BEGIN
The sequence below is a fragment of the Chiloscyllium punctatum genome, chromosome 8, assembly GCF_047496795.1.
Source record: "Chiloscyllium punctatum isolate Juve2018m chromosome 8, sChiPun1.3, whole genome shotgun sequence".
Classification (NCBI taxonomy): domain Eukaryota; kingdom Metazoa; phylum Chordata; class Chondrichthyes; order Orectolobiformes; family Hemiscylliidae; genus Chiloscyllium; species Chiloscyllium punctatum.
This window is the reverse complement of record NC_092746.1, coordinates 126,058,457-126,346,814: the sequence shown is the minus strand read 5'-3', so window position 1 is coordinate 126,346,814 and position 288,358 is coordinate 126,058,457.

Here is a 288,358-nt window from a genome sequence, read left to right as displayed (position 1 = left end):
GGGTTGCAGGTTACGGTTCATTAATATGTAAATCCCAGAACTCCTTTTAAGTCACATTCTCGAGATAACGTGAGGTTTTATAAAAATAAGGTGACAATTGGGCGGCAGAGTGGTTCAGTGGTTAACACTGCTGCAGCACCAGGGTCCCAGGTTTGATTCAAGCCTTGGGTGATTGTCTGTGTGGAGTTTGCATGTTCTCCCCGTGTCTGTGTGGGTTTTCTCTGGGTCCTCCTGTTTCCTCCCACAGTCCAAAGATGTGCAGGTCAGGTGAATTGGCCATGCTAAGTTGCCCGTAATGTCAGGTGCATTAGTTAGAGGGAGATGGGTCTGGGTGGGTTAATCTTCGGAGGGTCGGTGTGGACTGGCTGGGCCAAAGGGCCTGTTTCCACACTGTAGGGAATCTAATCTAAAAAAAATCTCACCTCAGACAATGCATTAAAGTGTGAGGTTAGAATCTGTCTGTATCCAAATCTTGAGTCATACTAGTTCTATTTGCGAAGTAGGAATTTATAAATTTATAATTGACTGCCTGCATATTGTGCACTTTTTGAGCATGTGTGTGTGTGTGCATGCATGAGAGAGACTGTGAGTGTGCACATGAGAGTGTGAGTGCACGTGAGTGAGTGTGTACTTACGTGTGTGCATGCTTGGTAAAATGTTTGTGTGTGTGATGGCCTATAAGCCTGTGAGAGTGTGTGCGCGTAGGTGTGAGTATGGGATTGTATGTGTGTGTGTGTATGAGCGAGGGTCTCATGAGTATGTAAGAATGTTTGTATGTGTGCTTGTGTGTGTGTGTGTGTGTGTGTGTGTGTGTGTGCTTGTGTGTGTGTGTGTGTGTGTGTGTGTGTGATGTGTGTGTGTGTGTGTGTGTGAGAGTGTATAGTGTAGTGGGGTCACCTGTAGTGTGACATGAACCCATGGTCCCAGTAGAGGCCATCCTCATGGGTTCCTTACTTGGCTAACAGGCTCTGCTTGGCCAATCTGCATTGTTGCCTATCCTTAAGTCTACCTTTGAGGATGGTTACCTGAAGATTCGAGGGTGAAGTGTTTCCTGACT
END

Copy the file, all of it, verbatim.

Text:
The sequence below is a fragment of the Chiloscyllium punctatum genome, chromosome 8, assembly GCF_047496795.1.
Source record: "Chiloscyllium punctatum isolate Juve2018m chromosome 8, sChiPun1.3, whole genome shotgun sequence".
Classification (NCBI taxonomy): domain Eukaryota; kingdom Metazoa; phylum Chordata; class Chondrichthyes; order Orectolobiformes; family Hemiscylliidae; genus Chiloscyllium; species Chiloscyllium punctatum.
This window is the reverse complement of record NC_092746.1, coordinates 126,058,457-126,346,814: the sequence shown is the minus strand read 5'-3', so window position 1 is coordinate 126,346,814 and position 288,358 is coordinate 126,058,457.

Here is a 288,358-nt window from a genome sequence, read left to right as displayed (position 1 = left end):
GGGTTGCAGGTTACGGTTCATTAATATGTAAATCCCAGAACTCCTTTTAAGTCACATTCTCGAGATAACGTGAGGTTTTATAAAAATAAGGTGACAATTGGGCGGCAGAGTGGTTCAGTGGTTAACACTGCTGCAGCACCAGGGTCCCAGGTTTGATTCAAGCCTTGGGTGATTGTCTGTGTGGAGTTTGCATGTTCTCCCCGTGTCTGTGTGGGTTTTCTCTGGGTCCTCCTGTTTCCTCCCACAGTCCAAAGATGTGCAGGTCAGGTGAATTGGCCATGCTAAGTTGCCCGTAATGTCAGGTGCATTAGTTAGAGGGAGATGGGTCTGGGTGGGTTAATCTTCGGAGGGTCGGTGTGGACTGGCTGGGCCAAAGGGCCTGTTTCCACACTGTAGGGAATCTAATCTAAAAAAAATCTCACCTCAGACAATGCATTAAAGTGTGAGGTTAGAATCTGTCTGTATCCAAATCTTGAGTCATACTAGTTCTATTTGCGAAGTAGGAATTTATAAATTTATAATTGACTGCCTGCATATTGTGCACTTTTTGAGCATGTGTGTGTGTGTGCATGCATGAGAGAGACTGTGAGTGTGCACATGAGAGTGTGAGTGCACGTGAGTGAGTGTGTACTTACGTGTGTGCATGCTTGGTAAAATGTTTGTGTGTGTGATGGCCTATAAGCCTGTGAGAGTGTGTGCGCGTAGGTGTGAGTATGGGATTGTATGTGTGTGTGTGTATGAGCGAGGGTCTCATGAGTATGTAAGAATGTTTGTATGTGTGCTTGTGTGTGTGTGTGTGTGTGTGTGTGTGTGTGTGCTTGTGTGTGTGTGTGTGTGTGTGTGTGTGTGATGTGTGTGTGTGTGTGTGTGTGAGAGTGTATAGTGTAGTGGGGTCACCTGTAGTGTGACATGAACCCATGGTCCCAGTAGAGGCCATCCTCATGGGTTCCTTACTTGGCTAACAGGCTCTGCTTGGCCAATCTGCATTGTTGCCTATCCTTAAGTCTACCTTTGAGGATGGTTACCTGAAGATTCGAGGGTGAAGTGTTTCCTGACT